Benedic Ippolito and Loren Adler of the American Enterprise Institute identify one topic that could unite partisans on Capitol Hill.

Greater transparency and strengthened antitrust statutes could help reduce the amount of anticompetitive consolidation in health care.

To enhance transparency, legislation could require pre-merger notification to antitrust agencies if the cumulative value of acquisitions by a single parent company in a given market exceeds the reporting threshold, even if the most recent acquisition itself is of lesser value than the threshold (either in general, or specifically for those within health care markets). In conjunction, the threshold amount for reporting mergers and acquisitions could be reduced. This would directly increase the Federal Trade Commission’s (FTC) awareness of smaller mergers, particularly those that cumulatively have substantial impacts on market competition. In addition, the antitrust agencies could be tasked with systematically tracking market concentration levels in each health care market. Together, these two reforms would make it easier for regulators and to assess when more modestly-sized mergers present meaningful competitive concerns. Undertaking these new activities may necessitate additional funding.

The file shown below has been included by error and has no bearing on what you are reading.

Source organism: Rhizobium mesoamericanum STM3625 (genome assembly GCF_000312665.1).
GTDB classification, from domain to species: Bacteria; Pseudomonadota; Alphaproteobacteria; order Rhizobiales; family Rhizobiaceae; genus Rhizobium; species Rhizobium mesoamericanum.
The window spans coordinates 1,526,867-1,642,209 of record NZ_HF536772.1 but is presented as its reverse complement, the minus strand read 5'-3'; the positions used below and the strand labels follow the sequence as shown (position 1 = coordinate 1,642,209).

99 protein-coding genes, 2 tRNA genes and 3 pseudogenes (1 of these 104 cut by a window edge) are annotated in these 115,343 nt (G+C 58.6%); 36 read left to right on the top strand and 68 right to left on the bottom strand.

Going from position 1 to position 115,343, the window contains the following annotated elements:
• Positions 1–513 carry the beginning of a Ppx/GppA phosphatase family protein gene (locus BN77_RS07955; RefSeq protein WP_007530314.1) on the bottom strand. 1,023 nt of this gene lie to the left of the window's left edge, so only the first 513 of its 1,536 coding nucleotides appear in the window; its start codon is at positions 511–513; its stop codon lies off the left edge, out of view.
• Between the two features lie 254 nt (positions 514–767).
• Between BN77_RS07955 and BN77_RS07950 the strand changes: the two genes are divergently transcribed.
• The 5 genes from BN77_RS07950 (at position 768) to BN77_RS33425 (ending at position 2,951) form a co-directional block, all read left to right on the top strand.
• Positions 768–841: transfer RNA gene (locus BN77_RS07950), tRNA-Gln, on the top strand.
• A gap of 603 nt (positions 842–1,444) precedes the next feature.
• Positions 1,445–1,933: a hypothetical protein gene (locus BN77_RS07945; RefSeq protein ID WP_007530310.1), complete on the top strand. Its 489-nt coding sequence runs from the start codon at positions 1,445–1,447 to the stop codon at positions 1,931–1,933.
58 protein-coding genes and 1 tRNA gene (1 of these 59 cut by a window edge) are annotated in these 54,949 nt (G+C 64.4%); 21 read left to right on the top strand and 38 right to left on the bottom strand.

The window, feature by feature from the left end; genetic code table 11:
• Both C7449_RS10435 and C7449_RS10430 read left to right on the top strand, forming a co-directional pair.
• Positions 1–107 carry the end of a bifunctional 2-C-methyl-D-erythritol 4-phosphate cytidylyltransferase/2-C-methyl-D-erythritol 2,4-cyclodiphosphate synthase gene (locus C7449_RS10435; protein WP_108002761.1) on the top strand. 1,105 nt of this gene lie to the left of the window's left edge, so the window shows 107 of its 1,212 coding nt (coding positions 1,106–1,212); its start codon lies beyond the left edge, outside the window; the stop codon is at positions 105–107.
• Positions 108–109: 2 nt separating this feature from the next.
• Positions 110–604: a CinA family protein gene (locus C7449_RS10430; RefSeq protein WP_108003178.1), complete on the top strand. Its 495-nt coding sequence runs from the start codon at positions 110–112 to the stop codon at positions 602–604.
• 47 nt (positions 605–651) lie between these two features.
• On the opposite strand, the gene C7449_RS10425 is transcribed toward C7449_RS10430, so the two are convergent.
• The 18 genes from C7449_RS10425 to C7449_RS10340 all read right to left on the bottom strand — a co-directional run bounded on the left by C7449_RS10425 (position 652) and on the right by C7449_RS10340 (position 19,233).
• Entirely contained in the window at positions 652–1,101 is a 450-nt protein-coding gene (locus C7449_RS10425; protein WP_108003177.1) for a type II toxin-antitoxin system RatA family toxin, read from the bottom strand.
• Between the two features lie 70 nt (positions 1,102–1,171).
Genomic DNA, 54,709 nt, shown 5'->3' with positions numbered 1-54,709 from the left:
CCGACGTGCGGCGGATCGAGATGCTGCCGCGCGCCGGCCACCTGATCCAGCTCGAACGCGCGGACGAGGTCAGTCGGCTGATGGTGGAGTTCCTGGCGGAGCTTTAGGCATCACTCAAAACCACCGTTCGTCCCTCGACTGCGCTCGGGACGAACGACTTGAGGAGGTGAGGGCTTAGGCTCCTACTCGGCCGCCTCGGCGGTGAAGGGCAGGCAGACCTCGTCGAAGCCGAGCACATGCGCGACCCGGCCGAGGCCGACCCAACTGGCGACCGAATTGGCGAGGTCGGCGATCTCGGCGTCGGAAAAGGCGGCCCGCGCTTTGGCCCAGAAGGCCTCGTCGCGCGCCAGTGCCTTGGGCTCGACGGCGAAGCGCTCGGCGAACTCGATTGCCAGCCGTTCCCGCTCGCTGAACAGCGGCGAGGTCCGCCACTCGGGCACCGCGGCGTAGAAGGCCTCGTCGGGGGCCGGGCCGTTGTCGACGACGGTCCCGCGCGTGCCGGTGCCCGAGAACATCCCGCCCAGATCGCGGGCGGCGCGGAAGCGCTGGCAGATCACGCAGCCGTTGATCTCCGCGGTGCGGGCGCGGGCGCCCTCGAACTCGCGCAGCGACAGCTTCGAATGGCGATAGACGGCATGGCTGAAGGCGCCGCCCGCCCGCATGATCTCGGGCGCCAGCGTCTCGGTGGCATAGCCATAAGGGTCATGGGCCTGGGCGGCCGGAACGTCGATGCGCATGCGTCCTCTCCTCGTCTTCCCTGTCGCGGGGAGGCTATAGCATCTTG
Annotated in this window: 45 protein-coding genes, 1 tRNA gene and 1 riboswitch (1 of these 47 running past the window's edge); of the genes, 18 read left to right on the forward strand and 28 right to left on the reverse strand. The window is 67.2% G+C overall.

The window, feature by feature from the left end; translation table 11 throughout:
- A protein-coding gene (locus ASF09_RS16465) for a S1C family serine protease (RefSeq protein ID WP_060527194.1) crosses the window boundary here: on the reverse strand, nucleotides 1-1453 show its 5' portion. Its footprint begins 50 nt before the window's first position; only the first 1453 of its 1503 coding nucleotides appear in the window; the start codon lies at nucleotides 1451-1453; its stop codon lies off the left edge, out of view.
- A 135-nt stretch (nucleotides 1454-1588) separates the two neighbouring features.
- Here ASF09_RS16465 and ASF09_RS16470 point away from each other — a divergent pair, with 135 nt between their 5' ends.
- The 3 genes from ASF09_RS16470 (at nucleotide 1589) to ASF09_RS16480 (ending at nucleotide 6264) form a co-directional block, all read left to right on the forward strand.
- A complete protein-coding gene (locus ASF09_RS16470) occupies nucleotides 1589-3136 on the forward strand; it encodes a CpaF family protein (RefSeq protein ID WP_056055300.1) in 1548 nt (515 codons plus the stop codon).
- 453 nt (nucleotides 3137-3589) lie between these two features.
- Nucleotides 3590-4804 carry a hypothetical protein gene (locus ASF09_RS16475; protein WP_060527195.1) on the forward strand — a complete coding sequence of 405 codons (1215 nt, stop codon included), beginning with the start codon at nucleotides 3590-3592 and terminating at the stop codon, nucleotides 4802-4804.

Congress could further improve transparency about consolidation levels by making ownership structures clearer and improving existing transparency data that was implemented through rulemaking. Notably, recently proposed legislation would increase the transparency of private equity investments in health care. And the data required of insurers under the Transparency in Coverage rule could be enhanced to include information on the volume of each service that was utilized collectively by each plan’s enrollees.

To limit anticompetitive consolidation and conduct in health care markets, policymakers could also consider strengthening antitrust statutes. A recent testimony by Leemore Dafny, an antitrust expert, included some potential options. For instance, Congress could make it easier to challenge mergers by amending Section 7 of the Clayton Act to require regulators demonstrate that a merger “meaningfully” or “materially” lessens competition or “tends to create a monopoly” rather than “substantially” so.